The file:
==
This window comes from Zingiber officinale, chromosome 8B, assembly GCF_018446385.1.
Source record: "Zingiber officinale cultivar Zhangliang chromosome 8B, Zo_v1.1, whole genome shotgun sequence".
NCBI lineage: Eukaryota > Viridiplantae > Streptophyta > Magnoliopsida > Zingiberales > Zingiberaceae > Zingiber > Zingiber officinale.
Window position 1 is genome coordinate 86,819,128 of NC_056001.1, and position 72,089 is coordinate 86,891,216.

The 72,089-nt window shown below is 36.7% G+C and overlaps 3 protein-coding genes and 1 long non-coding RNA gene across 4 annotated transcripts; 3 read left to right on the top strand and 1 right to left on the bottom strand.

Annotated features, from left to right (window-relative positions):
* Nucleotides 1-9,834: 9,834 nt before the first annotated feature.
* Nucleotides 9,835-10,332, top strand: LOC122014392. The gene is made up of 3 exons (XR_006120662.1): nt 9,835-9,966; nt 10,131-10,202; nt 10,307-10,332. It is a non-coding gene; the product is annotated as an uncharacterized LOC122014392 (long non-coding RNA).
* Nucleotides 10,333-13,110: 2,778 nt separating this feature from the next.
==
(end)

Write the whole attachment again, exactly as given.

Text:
This window comes from Zingiber officinale, chromosome 8B, assembly GCF_018446385.1.
Source record: "Zingiber officinale cultivar Zhangliang chromosome 8B, Zo_v1.1, whole genome shotgun sequence".
NCBI lineage: Eukaryota > Viridiplantae > Streptophyta > Magnoliopsida > Zingiberales > Zingiberaceae > Zingiber > Zingiber officinale.
Window position 1 is genome coordinate 86,819,128 of NC_056001.1, and position 72,089 is coordinate 86,891,216.

The 72,089-nt window shown below is 36.7% G+C and overlaps 3 protein-coding genes and 1 long non-coding RNA gene across 4 annotated transcripts; 3 read left to right on the top strand and 1 right to left on the bottom strand.

Annotated features, from left to right (window-relative positions):
* Nucleotides 1-9,834: 9,834 nt before the first annotated feature.
* Nucleotides 9,835-10,332, top strand: LOC122014392. The gene is made up of 3 exons (XR_006120662.1): nt 9,835-9,966; nt 10,131-10,202; nt 10,307-10,332. It is a non-coding gene; the product is annotated as an uncharacterized LOC122014392 (long non-coding RNA).
* Nucleotides 10,333-13,110: 2,778 nt separating this feature from the next.